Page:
I’m just a few days away from my first half marathon of the season the Beit Shean Half Marathon. Although I participated in a 30k race a few weeks ago this race is important to me as a way to evaluate what kind of shape I’m really in. I’ve run 5 half marathons before, including the Beit Shean Half Marathon (2 years ago), and my time will be a very good indicator of my ability to run a sub 4 marathon in Tiberias this January. I would also like to break my half marathon personal record.
I’m feeling confident about this race since all of my recent long runs have been at good paces including a 13.1 mile run almost two weeks ago on a relatively hot and sunny November weekend (82F°-83F°).
I had planned on running on Friday morning but was too tired so I decided to run in the evening. I prefer running long distances in the early morning for a few reasons: I like the quiet, I feel like it’s not at the expense of anything else and there are fewer blood sugar surprises. But sometimes I just can’t get myself going at 4:30 in the morning.
My evening run started out fine but after 3 miles I felt weak and light-headed so I stopped to check my blood sugar. It was 47. I quickly downed 2 gels and drank some water at a nearby fountain. I decided to cut my losses and headed home – another 2 mile run. This surprise was quite expected. I had a small snack and took 2 units of insulin an hour before heading out to run. Running and rapid insulin in my system usually means trouble.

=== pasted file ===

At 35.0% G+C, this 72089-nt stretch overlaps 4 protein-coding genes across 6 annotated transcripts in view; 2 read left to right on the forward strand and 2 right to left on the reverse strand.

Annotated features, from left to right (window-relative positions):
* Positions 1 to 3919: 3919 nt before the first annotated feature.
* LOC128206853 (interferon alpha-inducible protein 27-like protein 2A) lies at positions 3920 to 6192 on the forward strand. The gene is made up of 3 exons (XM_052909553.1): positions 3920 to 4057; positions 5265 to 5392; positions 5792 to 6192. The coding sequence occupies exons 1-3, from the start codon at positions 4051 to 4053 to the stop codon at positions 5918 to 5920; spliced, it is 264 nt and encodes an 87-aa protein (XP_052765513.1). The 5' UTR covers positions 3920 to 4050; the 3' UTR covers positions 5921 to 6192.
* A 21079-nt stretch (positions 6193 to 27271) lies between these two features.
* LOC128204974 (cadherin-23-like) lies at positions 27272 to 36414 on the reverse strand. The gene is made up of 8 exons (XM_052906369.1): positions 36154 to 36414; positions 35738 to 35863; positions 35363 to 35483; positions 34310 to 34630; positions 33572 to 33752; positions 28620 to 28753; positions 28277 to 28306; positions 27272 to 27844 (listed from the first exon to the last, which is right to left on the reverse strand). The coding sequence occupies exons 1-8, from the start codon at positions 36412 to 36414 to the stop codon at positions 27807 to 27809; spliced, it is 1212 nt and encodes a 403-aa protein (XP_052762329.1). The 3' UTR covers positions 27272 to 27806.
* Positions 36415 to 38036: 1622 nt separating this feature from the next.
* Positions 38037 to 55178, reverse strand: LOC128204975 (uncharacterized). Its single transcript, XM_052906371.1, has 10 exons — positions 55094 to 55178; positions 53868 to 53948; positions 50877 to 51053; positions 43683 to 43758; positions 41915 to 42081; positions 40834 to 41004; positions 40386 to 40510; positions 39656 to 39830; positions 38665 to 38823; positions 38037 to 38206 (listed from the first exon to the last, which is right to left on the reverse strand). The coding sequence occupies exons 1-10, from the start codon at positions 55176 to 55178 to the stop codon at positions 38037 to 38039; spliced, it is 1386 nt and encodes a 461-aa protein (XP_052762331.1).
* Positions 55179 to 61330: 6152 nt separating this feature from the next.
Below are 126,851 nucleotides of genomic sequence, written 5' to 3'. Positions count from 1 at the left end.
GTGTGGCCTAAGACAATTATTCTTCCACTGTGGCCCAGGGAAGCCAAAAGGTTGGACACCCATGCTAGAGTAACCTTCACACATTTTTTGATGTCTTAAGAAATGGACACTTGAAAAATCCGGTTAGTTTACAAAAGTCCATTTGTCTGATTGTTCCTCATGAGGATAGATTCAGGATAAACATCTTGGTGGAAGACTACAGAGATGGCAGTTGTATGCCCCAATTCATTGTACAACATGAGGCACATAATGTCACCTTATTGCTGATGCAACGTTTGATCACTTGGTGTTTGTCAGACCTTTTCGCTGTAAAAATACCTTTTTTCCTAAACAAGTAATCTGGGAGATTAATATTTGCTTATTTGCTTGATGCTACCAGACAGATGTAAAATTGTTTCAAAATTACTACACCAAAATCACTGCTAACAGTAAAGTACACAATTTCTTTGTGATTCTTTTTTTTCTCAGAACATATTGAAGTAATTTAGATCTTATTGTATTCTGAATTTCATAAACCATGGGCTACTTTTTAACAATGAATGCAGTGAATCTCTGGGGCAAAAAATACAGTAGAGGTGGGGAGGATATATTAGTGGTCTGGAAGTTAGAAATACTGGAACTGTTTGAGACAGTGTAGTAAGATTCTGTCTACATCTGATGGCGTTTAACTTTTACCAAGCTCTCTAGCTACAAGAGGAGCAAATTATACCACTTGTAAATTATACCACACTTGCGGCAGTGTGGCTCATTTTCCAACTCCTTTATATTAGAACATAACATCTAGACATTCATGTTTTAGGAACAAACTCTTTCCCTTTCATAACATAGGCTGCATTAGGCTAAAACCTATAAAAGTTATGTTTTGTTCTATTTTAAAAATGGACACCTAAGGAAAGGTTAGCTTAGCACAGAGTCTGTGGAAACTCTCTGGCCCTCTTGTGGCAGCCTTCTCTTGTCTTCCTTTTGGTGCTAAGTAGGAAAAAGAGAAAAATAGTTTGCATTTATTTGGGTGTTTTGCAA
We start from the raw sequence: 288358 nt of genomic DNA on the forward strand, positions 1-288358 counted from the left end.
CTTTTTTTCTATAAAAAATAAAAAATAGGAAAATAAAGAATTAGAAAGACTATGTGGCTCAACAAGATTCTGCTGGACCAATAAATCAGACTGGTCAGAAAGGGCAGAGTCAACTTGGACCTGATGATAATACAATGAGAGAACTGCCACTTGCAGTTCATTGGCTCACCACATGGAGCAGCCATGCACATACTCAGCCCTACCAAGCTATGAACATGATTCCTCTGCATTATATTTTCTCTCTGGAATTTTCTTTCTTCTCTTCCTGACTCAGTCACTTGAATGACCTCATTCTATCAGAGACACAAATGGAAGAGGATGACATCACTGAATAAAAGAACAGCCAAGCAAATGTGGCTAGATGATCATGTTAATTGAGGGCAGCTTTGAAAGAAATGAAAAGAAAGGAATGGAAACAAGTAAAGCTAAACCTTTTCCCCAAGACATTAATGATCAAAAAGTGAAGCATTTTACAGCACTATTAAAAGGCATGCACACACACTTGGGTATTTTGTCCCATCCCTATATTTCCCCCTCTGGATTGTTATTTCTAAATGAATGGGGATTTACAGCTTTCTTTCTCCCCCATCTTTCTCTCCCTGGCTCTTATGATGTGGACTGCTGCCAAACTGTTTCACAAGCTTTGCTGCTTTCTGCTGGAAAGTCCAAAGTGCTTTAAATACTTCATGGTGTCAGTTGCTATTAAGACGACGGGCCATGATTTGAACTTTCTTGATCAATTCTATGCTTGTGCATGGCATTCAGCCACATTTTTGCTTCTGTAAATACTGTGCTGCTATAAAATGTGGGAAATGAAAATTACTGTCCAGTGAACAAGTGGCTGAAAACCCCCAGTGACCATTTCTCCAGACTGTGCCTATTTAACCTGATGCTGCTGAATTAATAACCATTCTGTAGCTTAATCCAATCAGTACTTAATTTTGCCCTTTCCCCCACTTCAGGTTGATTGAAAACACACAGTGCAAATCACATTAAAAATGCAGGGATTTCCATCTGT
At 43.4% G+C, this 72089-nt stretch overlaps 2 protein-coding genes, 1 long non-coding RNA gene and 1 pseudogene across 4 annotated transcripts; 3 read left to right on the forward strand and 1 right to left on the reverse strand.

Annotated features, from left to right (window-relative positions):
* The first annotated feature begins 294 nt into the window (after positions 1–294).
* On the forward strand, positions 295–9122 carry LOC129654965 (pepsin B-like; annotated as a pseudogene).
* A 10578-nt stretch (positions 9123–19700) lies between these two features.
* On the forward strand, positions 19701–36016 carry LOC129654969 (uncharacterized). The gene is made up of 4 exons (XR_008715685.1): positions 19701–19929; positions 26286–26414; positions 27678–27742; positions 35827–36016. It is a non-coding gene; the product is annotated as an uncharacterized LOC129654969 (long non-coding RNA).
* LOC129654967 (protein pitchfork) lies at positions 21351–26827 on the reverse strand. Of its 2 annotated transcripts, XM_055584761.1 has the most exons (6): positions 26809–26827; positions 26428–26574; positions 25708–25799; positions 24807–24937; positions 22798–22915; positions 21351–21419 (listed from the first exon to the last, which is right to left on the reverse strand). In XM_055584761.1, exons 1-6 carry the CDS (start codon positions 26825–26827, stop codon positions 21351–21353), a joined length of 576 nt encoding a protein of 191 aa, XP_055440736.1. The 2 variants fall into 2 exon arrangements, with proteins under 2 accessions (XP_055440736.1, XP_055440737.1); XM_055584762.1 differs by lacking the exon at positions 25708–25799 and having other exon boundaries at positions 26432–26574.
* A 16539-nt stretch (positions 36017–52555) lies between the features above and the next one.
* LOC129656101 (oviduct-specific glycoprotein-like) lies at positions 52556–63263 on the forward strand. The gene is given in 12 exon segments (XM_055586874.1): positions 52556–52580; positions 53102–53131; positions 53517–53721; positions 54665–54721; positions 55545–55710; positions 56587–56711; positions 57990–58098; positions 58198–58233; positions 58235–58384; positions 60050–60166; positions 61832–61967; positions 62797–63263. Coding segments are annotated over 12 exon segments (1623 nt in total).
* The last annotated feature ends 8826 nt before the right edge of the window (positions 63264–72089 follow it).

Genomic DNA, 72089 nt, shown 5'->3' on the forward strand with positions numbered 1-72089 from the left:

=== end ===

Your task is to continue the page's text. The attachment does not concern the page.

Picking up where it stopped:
I tried again the next day. I had to drive my son to Haifa for sailing practice, so it was 11:00am by the time I started my run down the beach (with a water pack on my back). I had a great run, my pace increasing throughout. I finished the run in an hour and 53 minutes, a minute over my personal record for a half marathon.
My good long runs and my much quicker pace in short runs make me feel confident in my ability to break my PR for a half marathon and run a sub 4 marathon. The problem is that too often there are surprises. Not all are diabetes related, but most are. That’s the real frustration – everyone has a certain risk of running related injuries, but for me, no matter how much I train, no matter how closely I count carbohydrates, no matter how perfect everything seems like it’s going to be… sometimes it just doesn’t work.